ShareThis Page

Steelers notebook: Limited practices to fix problems

| Tuesday, Aug. 20, 2013, 8:21 p.m.
Chaz Palla | Tribune-Review
Steelers quarterback Bruce Gradkowski practices Thurday, Aug. 15, 2013, at St. Vincent in Latrobe.

Backup quarterback Bruce Gradkowski said the Steelers have plenty of practice time to cure their problems, such as their 1-for-13 conversion rate on third down and 95 yards in penalties against the Redskins on Monday night at FedEx Field.

In reality, they don't.

They have only two full practice days this week — Wednesday and Thursday — before playing the Chiefs on Saturday at Heinz Field. Next week, they practice only Monday and Tuesday before playing at Carolina on Aug. 29, two days after they must cut their roster to 75 players.

Poor grades

How badly did the offensive line perform against the Redskins?

According to Pro Football Focus, which breaks down each player's performance in each game, right guard David DeCastro graded out the best among the starters.

Center Maurkice Pouncey, left tackle Mike Adams and right tackle Marcus Gilbert graded out poorly.

Among the backups, NFL veteran Guy Whimper also drew poor grades.

Tomlin not impressed

Coach Mike Tomlin wasn't about to heap faint praise on rookie quarterback Landry Jones, who threw a touchdown pass to former Penn State receiver and Rochester graduate Derek Moye in the second half.

Asked if it was the best he's seen Jones look, Tomlin said, “I haven't seen much of Landry Jones, so that would be a stretch of a statement.”

Jones struggled frequently during training camp practices at St. Vincent.

Telegraphed play?

The Redskins apparently deciphered the Ben Roethlisberger screen pass intended for Jonathan Dwyer that outside linebacker Ryan Kerrigan jumped to intercept and returned 22 yards for a touchdown.

“I could kind of tell by the way the tackle was setting and by the way the back had a wider path when he was coming out of the backfield,” Kerrigan said.

He also said linebacker London Fletcher alerted the defense by yelling, “Screen, watch the screen.”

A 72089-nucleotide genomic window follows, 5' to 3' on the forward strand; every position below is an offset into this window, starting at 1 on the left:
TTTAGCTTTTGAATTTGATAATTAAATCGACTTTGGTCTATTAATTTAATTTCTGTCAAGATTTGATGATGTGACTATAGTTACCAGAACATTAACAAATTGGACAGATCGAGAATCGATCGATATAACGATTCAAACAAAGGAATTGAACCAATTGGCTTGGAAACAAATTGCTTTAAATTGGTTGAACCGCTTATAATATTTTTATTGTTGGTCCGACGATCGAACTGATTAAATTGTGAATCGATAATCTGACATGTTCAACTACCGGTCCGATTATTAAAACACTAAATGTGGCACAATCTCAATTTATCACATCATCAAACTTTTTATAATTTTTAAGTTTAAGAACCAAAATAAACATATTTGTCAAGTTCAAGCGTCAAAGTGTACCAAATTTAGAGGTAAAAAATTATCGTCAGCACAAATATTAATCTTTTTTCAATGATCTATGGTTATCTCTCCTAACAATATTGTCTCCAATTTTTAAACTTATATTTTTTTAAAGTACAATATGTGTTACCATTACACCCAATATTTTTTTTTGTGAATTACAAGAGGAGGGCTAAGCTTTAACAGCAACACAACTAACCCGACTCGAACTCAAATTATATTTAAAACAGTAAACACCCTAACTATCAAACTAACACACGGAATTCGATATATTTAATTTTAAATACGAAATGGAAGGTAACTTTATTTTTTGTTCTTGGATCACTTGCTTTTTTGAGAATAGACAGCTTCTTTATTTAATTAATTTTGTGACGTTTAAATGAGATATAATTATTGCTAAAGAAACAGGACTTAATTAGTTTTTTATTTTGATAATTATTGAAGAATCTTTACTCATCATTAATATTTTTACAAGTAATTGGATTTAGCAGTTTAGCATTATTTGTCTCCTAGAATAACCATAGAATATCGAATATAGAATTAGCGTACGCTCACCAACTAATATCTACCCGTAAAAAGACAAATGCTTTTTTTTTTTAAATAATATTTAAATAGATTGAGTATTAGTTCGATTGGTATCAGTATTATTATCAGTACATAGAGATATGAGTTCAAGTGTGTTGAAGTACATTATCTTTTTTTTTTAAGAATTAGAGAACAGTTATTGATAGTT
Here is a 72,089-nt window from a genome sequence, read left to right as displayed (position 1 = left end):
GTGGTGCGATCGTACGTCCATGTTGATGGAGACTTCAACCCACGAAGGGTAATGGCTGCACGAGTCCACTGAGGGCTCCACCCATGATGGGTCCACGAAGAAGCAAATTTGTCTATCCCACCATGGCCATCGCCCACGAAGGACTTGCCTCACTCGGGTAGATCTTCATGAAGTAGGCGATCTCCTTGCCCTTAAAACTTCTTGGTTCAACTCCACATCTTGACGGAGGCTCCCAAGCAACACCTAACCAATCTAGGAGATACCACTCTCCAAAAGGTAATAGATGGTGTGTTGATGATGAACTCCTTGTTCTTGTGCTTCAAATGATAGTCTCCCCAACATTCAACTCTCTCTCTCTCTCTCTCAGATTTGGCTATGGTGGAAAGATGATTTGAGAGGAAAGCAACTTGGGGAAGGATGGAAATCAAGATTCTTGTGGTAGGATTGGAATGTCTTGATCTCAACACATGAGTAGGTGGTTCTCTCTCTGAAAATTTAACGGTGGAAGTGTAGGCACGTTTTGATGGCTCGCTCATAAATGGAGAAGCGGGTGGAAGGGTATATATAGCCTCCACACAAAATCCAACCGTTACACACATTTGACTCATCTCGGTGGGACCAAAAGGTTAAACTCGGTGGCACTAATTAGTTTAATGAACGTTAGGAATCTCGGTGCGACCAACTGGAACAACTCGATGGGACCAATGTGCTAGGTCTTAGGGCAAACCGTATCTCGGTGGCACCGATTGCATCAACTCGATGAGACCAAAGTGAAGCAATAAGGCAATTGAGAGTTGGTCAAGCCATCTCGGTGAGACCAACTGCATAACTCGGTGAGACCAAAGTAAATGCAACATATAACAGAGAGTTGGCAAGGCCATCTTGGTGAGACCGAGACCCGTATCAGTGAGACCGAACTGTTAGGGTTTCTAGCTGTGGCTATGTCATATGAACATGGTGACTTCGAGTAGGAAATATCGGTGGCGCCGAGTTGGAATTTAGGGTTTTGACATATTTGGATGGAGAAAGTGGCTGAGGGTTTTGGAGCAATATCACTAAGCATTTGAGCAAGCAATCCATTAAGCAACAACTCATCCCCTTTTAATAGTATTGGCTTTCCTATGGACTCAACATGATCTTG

Uneven special teams

Tomlin wasn't entirely happy with his special teams, even though they avoided the mistakes (blocked punt, muffed punt) of the Giants game.

“There was some negative there, too, a few potential breakout punt returns,” Tomlin said.

“(Tight end) Mike Palmer did a good job in two instances getting the guy on the ground, but we had some unblocked guys down there who didn't make plays.

“Obviously, unblocked men that are vying for jobs have got to make tackles.”

Throwing the flag

Tomlin plans to bring in officials this week so that mistakes that would result in penalties during games are flagged.

“I think defensively and offensively we need to practice the way we need to play,” safety Ryan Clark said.

“Clearly we aren't practicing within the rules enough to go out and implement it on the field. Coach Tomlin is turning over every stone for this team to get better. And, in the end, if we don't perform, it's going to be on us.”

Unchanged depth chart

The Steelers didn't make changes on their depth chart Tuesday, perhaps because it was compiled only a few hours after the Monday night game and before the coaching staff evaluated player performances.

Alan Robinson is a staff writer for Trib Total Media. Reach him at or via Twitter @arobinson_Trib.

TribLIVE commenting policy

You are solely responsible for your comments and by using you agree to our Terms of Service.

We moderate comments. Our goal is to provide substantive commentary for a general readership. By screening submissions, we provide a space where readers can share intelligent and informed commentary that enhances the quality of our news and information.

While most comments will be posted if they are on-topic and not abusive, moderating decisions are subjective. We will make them as carefully and consistently as we can. Because of the volume of reader comments, we cannot review individual moderation decisions with readers.

We value thoughtful comments representing a range of views that make their point quickly and politely. We make an effort to protect discussions from repeated comments either by the same reader or different readers

We follow the same standards for taste as the daily newspaper. A few things we won't tolerate: personal attacks, obscenity, vulgarity, profanity (including expletives and letters followed by dashes), commercial promotion, impersonations, incoherence, proselytizing and SHOUTING. Don't include URLs to Web sites.

We do not edit comments. They are either approved or deleted. We reserve the right to edit a comment that is quoted or excerpted in an article. In this case, we may fix spelling and punctuation.

We welcome strong opinions and criticism of our work, but we don't want comments to become bogged down with discussions of our policies and we will moderate accordingly.

We appreciate it when readers and people quoted in articles or blog posts point out errors of fact or emphasis and will investigate all assertions. But these suggestions should be sent via e-mail. To avoid distracting other readers, we won't publish comments that suggest a correction. Instead, corrections will be made in a blog post or in an article.